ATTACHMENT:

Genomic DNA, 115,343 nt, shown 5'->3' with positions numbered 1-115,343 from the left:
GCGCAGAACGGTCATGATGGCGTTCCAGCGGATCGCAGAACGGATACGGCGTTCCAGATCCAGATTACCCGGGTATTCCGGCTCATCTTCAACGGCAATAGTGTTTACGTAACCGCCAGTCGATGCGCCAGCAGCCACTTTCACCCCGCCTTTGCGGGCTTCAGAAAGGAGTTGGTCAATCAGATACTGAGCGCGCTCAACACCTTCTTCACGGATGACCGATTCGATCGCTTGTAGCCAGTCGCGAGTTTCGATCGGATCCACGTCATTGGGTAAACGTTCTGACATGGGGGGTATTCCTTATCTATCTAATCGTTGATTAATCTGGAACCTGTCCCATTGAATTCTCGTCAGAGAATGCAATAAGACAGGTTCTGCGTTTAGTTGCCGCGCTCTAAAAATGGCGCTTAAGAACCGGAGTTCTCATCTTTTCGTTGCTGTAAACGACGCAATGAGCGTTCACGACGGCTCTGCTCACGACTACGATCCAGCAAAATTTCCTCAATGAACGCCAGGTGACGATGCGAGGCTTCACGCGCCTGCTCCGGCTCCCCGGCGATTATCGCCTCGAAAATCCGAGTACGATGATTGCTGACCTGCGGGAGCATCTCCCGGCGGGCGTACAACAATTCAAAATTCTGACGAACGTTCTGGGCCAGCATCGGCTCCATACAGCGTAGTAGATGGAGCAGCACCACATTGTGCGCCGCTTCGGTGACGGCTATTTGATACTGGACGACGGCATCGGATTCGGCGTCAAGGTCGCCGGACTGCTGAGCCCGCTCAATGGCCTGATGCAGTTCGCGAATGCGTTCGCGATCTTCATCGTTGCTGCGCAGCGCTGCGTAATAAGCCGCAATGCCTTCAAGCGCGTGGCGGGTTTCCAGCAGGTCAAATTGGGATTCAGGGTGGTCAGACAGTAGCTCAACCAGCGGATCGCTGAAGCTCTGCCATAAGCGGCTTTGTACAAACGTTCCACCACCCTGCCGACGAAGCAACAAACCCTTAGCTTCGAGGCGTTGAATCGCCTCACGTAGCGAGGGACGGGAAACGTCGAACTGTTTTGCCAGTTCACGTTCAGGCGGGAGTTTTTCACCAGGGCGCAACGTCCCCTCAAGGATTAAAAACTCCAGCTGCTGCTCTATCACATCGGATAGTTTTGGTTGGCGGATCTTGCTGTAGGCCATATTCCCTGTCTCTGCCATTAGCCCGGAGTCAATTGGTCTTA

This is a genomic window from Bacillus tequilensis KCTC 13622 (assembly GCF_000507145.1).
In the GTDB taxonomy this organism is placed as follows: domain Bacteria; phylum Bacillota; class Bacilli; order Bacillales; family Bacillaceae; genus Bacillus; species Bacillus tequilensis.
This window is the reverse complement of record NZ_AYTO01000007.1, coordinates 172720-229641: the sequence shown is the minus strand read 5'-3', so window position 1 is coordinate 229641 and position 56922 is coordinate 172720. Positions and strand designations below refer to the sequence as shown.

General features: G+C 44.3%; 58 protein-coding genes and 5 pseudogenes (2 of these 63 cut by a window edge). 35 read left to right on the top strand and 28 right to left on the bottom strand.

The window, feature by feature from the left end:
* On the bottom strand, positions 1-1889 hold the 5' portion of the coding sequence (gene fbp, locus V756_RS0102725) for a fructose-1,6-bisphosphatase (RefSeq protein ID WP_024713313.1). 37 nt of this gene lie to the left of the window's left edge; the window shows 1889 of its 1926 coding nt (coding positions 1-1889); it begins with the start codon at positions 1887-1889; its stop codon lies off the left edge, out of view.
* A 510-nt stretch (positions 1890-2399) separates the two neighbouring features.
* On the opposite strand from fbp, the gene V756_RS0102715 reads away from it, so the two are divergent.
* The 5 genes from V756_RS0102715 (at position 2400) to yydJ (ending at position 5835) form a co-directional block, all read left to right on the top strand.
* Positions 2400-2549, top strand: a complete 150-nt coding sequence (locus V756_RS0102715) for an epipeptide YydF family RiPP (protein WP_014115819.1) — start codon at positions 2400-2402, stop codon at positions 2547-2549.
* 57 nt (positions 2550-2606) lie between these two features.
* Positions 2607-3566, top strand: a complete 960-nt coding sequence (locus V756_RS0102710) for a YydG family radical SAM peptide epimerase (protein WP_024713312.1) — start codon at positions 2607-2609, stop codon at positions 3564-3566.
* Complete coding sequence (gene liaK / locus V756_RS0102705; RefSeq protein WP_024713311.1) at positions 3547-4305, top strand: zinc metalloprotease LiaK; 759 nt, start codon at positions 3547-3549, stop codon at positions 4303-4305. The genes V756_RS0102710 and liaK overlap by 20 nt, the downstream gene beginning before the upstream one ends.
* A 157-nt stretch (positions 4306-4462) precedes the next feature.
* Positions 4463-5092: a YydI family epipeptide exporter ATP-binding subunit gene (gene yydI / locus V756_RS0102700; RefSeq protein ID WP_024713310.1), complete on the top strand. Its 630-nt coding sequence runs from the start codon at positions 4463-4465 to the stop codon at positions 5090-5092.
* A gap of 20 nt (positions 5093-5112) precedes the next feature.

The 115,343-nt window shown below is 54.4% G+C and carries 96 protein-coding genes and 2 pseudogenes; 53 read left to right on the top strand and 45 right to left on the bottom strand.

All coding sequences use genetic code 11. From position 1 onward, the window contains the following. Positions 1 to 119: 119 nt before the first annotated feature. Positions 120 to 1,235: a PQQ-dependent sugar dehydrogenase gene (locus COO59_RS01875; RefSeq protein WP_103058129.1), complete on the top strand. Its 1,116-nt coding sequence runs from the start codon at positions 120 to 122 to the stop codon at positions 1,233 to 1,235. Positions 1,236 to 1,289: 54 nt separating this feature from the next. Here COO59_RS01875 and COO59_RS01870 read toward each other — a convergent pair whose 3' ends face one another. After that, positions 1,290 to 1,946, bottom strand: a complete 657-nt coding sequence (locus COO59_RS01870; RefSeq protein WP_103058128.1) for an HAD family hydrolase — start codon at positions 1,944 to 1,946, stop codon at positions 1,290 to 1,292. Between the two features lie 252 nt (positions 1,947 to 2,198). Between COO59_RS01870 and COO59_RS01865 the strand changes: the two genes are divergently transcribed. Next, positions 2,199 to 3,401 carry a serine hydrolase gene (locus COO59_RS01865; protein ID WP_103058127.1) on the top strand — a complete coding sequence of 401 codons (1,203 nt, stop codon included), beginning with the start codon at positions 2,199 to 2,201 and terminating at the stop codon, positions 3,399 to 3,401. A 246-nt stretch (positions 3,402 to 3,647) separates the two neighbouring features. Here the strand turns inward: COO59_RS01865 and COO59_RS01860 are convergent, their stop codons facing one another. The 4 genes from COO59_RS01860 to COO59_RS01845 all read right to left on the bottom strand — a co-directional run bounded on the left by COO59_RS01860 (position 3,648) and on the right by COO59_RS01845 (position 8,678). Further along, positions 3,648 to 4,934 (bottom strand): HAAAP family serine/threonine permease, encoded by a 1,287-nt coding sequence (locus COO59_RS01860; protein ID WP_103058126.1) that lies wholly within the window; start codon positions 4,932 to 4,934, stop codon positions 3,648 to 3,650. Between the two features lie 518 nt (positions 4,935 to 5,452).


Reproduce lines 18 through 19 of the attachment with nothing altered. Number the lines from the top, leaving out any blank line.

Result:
* A gap of 20 nt (positions 5093-5112) precedes the next feature.

The 115,343-nt window shown below is 54.4% G+C and carries 96 protein-coding genes and 2 pseudogenes; 53 read left to right on the top strand and 45 right to left on the bottom strand.